Getting Pregnant with DHEA Supplementation and IVF

DHEA came on the infertility scene back in 2005, when a well-known infertility clinic (The Center for Human Reproduction, NYC) pioneered DHEA’s use for diminished ovarian reserve (or DOR).

Over the last decade, DHEA’s use for DOR gained momentum – a survey of IVF centers in 2010 found that about one third of centers around the world use DHEA to improve the pregnancy chances of women with DOR.

DHEA’s particularly effective when combined with IVF treatment – the two together can improve the pregnancy chances of young women with DOR and women of advanced maternal age. Both groups of women tend to have low quality eggs – which drastically damages their chances of conceiving with IVF.

What is DHEA?

DHEA is a hormone every woman naturally has in her body. It’s mainly converted into testosterone – an androgen hormone.

How DHEA Supplementation works

Reproductive researchers found in numerous studies that women with DOR and/or of advanced maternal age have very low androgen levels. Although the exact role that androgen plays in improving ovarian reserve isn’t known, what we do know is that a woman’s eggs that mature in an androgen rich ovarian environment tend to develop into high quality eggs.

High quality eggs are important because they result in creating higher quality embryos (95% of embryo quality relies on the quality of the egg).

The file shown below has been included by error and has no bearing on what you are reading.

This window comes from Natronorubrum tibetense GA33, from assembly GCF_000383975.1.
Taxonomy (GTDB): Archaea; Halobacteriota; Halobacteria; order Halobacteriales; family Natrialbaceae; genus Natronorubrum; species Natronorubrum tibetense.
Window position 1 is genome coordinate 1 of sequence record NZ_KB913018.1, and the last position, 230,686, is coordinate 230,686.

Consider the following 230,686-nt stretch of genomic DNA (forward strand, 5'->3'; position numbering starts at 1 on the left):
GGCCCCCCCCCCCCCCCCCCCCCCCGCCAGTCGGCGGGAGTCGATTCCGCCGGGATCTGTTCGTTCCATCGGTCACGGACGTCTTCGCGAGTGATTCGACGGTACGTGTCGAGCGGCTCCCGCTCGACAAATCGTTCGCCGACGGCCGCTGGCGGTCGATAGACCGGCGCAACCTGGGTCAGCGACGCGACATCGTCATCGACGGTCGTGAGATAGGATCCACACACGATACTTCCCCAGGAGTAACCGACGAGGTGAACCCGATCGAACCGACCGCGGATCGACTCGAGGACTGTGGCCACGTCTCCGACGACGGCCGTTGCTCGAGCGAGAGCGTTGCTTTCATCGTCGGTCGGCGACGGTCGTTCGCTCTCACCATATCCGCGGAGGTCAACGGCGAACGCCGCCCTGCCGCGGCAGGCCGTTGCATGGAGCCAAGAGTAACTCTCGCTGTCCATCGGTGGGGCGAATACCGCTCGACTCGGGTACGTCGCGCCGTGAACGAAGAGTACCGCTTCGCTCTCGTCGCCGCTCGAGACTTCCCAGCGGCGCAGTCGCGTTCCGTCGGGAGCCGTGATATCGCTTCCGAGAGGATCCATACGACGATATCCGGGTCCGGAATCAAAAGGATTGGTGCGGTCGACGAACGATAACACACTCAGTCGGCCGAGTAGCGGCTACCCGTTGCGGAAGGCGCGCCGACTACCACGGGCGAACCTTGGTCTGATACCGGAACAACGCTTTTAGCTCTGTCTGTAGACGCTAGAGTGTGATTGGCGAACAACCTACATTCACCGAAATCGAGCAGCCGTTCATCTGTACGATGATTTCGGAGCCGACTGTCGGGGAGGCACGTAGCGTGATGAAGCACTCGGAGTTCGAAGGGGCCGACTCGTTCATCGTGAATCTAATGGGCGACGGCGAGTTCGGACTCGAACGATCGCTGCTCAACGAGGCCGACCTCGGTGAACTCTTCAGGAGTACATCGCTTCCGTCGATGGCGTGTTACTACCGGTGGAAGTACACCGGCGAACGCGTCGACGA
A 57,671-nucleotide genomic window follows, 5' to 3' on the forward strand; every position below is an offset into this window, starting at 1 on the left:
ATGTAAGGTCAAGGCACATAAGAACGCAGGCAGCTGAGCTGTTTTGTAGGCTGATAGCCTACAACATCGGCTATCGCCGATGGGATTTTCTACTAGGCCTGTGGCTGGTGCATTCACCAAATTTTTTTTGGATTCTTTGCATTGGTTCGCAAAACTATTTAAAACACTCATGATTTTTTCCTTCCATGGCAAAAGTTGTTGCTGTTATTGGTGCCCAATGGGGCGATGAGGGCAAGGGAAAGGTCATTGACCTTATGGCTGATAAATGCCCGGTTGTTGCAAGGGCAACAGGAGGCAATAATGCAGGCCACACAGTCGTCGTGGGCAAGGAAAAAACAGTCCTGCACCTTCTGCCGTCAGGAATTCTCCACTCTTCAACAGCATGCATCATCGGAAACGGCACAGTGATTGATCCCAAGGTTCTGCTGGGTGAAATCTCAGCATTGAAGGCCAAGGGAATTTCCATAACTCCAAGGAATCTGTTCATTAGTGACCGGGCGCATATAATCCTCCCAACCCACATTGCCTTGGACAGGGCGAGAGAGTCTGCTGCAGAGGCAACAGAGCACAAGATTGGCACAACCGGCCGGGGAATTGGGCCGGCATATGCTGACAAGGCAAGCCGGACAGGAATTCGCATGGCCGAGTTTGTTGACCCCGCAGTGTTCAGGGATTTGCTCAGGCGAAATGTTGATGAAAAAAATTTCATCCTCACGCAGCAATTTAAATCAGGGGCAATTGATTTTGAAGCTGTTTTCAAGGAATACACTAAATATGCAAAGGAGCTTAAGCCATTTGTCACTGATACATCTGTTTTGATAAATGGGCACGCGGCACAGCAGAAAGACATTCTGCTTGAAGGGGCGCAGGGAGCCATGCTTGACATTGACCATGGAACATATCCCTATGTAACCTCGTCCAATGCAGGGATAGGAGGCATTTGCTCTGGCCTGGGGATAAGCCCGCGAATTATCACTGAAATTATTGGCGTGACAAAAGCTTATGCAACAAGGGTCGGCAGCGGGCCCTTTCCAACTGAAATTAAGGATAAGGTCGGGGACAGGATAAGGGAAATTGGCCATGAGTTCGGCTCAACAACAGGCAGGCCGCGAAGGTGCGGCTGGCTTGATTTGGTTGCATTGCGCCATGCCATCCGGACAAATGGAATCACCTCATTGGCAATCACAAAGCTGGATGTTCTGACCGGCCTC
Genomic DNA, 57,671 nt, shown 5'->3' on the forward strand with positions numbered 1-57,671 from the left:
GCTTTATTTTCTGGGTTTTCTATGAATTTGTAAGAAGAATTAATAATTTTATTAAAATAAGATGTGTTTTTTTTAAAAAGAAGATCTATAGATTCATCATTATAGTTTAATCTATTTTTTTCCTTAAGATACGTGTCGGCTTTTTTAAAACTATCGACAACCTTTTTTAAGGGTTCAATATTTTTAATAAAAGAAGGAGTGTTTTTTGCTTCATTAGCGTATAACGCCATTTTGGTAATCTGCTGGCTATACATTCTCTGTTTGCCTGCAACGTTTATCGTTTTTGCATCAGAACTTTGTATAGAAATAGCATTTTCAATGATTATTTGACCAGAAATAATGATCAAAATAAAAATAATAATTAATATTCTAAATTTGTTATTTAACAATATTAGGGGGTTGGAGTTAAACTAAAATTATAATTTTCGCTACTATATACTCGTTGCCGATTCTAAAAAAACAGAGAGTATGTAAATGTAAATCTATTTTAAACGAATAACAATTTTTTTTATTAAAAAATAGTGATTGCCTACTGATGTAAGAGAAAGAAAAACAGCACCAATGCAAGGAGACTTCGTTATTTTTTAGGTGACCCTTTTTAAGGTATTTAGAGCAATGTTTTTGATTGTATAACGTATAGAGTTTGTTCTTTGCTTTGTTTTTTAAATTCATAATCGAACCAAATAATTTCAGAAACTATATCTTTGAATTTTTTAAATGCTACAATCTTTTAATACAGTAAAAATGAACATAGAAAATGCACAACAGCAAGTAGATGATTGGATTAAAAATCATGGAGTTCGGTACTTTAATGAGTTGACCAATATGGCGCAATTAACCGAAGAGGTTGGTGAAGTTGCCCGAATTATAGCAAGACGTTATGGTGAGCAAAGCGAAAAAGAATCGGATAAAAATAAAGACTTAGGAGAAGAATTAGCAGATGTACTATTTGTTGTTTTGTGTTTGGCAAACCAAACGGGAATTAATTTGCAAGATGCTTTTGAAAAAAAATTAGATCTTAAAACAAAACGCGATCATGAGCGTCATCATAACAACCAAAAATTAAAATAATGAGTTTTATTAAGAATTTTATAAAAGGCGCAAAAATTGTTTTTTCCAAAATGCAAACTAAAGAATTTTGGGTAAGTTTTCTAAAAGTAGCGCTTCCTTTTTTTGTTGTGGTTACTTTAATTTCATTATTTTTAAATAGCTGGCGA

When a woman has high quality embryos, she has:

  • Increased pregnancy chances
  • Increased spontaneous conception chances
  • Decreased risk of miscarriage
  • Decreased risk of chromosomal abnormalities

A DHEA supplement (which a woman takes in the form of a pill) can help raise her low androgen levels to a more optimal range – allowing an androgen rich environment to develop in her uterus.

Why DHEA Supplementation with IVF?

A woman is usually put on DHEA supplementation for around 6 weeks prior to her IVF treatment. The reason for this is simple:

  1. During IVF treatment a woman’s ovaries are stimulated with drugs – so she releases a larger number of eggs into her uterus than she would during a regular cycle.
  2. These eggs released are pre-mature, i.e. they haven’t completed the full aging process – they do this in the uterus.
  3. Eggs  that come into full-age in an androgen rich environment develop into higher quality eggs
  4. Eggs that come into full-age in an androgen poor environment develop into lower quality eggs
  5.  DHEA supplementation pre-IVF treatment means the premature eggs will have an androgen rich environment in which to become fully matured high quality eggs.

There’s a wealth of fertility research out there supporting DHEA supplementation for women with infertility. Check out the table on this page, which summarizes it all nicely.

To learn more about DHEA and infertility, here’s a pretty useful Q&A answered by infertility specialists on the subject.